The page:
The galley kitchenette features more yellow glass and a small balcony accessed by a door in the window that goes to the floor. The corner cabinet, arched entry, and the position slightly elevated over the living room were classic Maybeck touches featured in another rumored Maybeck, the Reid house. Not show is to the left, originally would’ve sat a large, 40 or so inch electric range, which was a very unusual feature for the time. In 1927, it would’ve been more likely that people would be switching out their old wood stoves for gas rather than electric.

It’s unusual to see an almost untouched Maybeck kitchen (save the vinyl countertop, linoleum floors, and florescent light fixture, and ‘70s electric range), as the kitchens are considered by most too small for modern tastes.

Here is something funny to see…

The breakfast nook, built sometime in the ‘30s has one window, and you can see it was “pushed out” from the area where you enter the nook. Recall the original windows were yellow glass while the additions, done with less care likely by a Maybeck sketch, are plain glass. The wood is pecky redwood. “A poor man’s carvings” he said somewhere (citation?). The roofs for the pecky additions are heavy cedar split shingles. After the fire of ‘23, Maybeck only specified fireproof materials so it’s unlikely he specified this roofing. It was probably done by Rowland as it was the most common roofing shingle of the time, especially for cottage, arts and crafts, or tudor houses. The light fixtures in the additions look off the shelf. Maybeck designed the light fixtures in his best works, as you can see in his neat drawings for the First Church of Christ, Scientist. The light fixtures for the original house were custom made by “Otar - The Lamp Maker” of Santa Cruz.

Here again you can see the pecky redwood, from the other ‘30s addition besides the breakfast nook. Again the glass is clear now. The grand piano seems to be featured in every project Maybeck did in the mid to late 30s. I think it’s more likely it was one of his touches rather than he exclusively worked for piano players during this time. I believe the music room was done in 1939. Maybeck had switched to only drawings, no drafting in 1924. By 1939 he was 77 or 78 and about to retire in ‘40. At this time he has been documenting sketching out little free design sketches for people.

Another grand piano in the Wallen Maybeck house #2

Here you can see an odd feature I assumed was added by someone in the ‘60s - a modern looking clerestory. On the permit it says to be made of “wire glass,” what most would call security glass. More on this later.

The red shelf below is on hinges and a wheel and it rolls open to show a closet!!! So very cool.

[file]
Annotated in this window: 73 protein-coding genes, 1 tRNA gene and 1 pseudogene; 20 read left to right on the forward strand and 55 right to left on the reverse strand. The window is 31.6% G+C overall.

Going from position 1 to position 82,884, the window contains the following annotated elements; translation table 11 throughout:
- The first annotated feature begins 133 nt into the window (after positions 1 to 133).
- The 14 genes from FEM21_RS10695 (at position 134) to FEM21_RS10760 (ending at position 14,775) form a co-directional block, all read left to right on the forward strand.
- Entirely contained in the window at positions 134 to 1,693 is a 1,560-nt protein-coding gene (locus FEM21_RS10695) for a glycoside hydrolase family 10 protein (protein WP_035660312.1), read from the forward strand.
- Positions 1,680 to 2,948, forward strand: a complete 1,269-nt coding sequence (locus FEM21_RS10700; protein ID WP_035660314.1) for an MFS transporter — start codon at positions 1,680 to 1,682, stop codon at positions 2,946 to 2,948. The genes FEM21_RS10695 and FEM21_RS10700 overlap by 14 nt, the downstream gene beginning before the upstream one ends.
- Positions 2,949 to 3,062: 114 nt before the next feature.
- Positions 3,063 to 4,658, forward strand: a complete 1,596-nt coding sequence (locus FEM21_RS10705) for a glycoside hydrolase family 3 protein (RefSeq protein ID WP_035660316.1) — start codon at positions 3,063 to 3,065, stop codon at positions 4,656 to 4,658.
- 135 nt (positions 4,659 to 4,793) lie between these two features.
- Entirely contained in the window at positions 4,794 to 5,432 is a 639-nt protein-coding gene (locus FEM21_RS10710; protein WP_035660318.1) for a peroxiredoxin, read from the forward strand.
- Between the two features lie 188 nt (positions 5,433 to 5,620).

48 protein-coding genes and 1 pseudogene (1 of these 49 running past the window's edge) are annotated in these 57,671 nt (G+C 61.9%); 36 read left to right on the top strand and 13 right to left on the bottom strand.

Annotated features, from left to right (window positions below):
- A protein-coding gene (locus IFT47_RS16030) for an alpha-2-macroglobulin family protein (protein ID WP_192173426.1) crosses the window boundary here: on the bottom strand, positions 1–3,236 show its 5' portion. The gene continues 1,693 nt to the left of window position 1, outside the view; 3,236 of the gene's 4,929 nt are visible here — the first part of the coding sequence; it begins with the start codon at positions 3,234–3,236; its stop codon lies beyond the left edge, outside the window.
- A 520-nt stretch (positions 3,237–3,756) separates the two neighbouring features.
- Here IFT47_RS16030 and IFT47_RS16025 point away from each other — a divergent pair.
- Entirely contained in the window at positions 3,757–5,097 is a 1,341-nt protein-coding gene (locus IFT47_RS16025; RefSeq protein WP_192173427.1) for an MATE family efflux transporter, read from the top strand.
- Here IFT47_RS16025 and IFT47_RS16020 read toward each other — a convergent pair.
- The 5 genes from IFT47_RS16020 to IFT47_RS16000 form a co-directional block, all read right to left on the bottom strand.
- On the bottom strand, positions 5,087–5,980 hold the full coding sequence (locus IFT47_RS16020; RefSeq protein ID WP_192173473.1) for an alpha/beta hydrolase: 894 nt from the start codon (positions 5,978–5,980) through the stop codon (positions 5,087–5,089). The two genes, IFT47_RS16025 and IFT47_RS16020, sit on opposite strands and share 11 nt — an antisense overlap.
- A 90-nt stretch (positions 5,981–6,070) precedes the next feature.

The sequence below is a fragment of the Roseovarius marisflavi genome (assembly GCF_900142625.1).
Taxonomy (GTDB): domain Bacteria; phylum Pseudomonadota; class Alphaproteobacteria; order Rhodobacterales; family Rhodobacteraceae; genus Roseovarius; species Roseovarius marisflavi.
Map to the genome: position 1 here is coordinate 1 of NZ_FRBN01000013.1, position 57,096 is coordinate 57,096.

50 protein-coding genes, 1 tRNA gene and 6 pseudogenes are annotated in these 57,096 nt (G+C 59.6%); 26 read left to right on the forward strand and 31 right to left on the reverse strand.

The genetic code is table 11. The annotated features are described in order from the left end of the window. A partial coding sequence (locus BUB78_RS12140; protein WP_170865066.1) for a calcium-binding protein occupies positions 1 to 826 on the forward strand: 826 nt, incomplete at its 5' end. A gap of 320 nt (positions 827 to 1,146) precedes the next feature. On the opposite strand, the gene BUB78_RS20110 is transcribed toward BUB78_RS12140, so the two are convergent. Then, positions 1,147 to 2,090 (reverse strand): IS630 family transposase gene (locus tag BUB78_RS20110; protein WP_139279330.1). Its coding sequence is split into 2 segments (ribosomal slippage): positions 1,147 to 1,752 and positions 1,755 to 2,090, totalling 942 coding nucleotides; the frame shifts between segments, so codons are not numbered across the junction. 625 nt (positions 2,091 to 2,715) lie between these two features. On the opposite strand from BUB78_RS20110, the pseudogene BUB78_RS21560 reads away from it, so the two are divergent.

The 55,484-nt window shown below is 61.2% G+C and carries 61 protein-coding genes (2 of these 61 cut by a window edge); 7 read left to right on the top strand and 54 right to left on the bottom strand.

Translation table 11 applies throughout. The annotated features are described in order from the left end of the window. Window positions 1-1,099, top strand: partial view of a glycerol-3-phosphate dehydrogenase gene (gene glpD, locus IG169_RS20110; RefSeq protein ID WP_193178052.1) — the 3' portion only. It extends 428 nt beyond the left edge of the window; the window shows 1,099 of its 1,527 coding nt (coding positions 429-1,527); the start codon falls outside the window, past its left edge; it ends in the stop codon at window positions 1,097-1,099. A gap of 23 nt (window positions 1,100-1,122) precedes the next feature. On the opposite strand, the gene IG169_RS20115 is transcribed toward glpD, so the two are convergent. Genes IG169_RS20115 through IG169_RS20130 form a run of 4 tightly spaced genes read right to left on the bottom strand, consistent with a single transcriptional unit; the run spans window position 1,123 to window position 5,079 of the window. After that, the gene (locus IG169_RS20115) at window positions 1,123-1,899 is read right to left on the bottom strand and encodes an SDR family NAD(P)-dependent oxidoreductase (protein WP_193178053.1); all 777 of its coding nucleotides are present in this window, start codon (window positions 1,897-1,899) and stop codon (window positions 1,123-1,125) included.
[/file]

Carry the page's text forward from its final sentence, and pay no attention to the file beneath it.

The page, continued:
The fireplace may have been specified in the sketch by Maybeck but it’s not a Maybeck fireplace. It looks to be made of river rock.

After thinking the clerestory was home-made by some “amateur modernist”, I was shocked to see something like it in the 1940 Aikin house.

Much is in common between the Aikin house and the Kingsley house. Check out the living room too - very similar to the Kingsley house but with copious use of pecky cypress as he seemed to be using a lot of it from 1926-1940, and especially in the late 30s to 40 it appears… those are the original furnishings as well!! See the huge bubble stone board formed concrete hood to the left.

The master bedroom is absolutely delightful. That’s pretty much all you need to say about that. The walk in closet had been altered poorly at some point with another clerestory. It currently has a tarp over it. To the left, a sloped form apparently used to be for a tree branch that traveled through the house.

The master bathroom has what looks to be an original white dal-tile 4&¼” square tile shower. I’m hoping that under the linoleum is red square terra cotta spanish style tiles with Tunisian tile accents like the other two baths. A large, rustic redwood desk sits next to the window. I may have to put an era-correct clawfoot here. Don’t tell BAHA, OK?

Regarding the materials:

Windows of tinted Belgian glass

Walls in studio and dining room made of wood from General Grant Park - Sequoia National Forest

Wrought-iron electrical fixtures by the late “Otar - The Lamp Maker” of Santa Cruz. Figured tile in bath-room from Tunisia

“Original owner Mary Kingsley, Widow of President of Union Trust of NYC” from a letter included in the disclosure documents.

Regarding the small bedroom, it was built by Albert A. Haskell & Sons. John E. Dinvuddie (?) in 1941 and bears no resemblance to the rest of the house. The walls are covered in 4” clap board. I highly doubt Rowland or Maybeck had anything to do with this bedroom. The third bedroom has a lot of wood paneling. It was likely built around the same time as the little bedroom as the roof is shaped to include both. The green slab doors and ceiling look ‘50s to me, as does the master bedroom closet cabinets, which are a similar color and also done without permits. The wood room has a door that matches the other back doors, being 3” thick with orange glass in it, and was probably moved from the area where to bedrooms start, where it would make sense to have a back door, to the wood room opening to a concrete patio that is unlikely original. I haven’t seen any Maybecks with concrete patios.